Link Posted: 1/10/2006 10:10:48 AM EDT
I just took a look at the vulcan website and it by the looks of the brass deflector it's got to be one of theirs. Everyone kind of said "Is it Vulcan?" which makes me think this isn't all that uncommon, right? Does anyone know how their costumer service is?
Link Posted: 1/10/2006 10:20:58 AM EDT

Originally Posted By AR_Clint:
I just took a look at the vulcan website and it by the looks of the brass deflector it's got to be one of theirs. Everyone kind of said "Is it Vulcan?" which makes me think this isn't all that uncommon, right? Does anyone know how their costumer service is?



I've read a couple of posts about their receivers cracking or barrel threads that looked like they melted. I've never even held one of their products, so I can't help you on wether or not they will help you. Give them a call and see if they will replace it without charging you for the replacement. I would also call up bushmaster and see if they can install your barrel on one of their uppers, if you still want the light weight.

I think holding your upper together with glue would be a grievous decision.
Link Posted: 1/10/2006 10:35:21 AM EDT
I just emailed Vulcan and should be receiving a responce from them shortly. Thanks guys for the help. I'll let you know how this works out.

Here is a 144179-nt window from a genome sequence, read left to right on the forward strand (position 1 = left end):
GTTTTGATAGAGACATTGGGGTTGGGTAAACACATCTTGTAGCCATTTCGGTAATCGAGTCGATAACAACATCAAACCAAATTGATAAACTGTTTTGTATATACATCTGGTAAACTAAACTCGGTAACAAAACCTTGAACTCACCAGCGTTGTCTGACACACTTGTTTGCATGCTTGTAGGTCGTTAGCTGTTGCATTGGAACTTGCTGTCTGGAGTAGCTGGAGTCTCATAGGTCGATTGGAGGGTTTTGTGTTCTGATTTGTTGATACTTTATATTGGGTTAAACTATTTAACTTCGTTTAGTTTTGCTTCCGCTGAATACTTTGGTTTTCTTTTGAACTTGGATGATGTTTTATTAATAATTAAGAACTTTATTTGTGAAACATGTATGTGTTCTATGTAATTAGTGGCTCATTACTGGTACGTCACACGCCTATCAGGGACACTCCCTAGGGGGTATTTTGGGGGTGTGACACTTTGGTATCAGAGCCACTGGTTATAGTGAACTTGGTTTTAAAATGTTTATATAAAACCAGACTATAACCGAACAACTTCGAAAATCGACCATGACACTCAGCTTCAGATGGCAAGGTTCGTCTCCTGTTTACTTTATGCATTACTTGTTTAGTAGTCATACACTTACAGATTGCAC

Clint
Link Posted: 1/10/2006 10:43:02 AM EDT
[Last Edit: 1/10/2006 10:46:46 AM EDT by CBON15]
I have a Professional Ordnance type 97 carbine. I have had two "material" failures that have been fixed sucessfully. I suggest using some sort of metal "bridging" material, like steel wire in addition to using an adhesive like JB WELD. If it were me I would drill a hole, or holes, in each side of the break. Then glue in the steel reinforcing material, and glue the joint. My lower split along a mold mark down the top center of the ring into which the buffer is threaded. I made such a repair, and it has survived several thousand rounds thus far. Good Luck.

As an additional thought, not knowing exactly what upper you have. Some uppers and lowers do not have perfectly "standard" hole spacing. The Pro Ordnance uppers, for instance, will not mate with any other lower, as the hole spacing is different. Once you make the repair, check carefully to see that the spacing on the upper matches that of the lower. It may be that the fracture of your upper came about because the hole in the lower was offset slightly, and the pressure from the pin, if it was steel, may have been too much for the upper to bear.
Link Posted: 1/10/2006 10:59:32 AM EDT
[Last Edit: 1/10/2006 10:59:57 AM EDT by Hylton]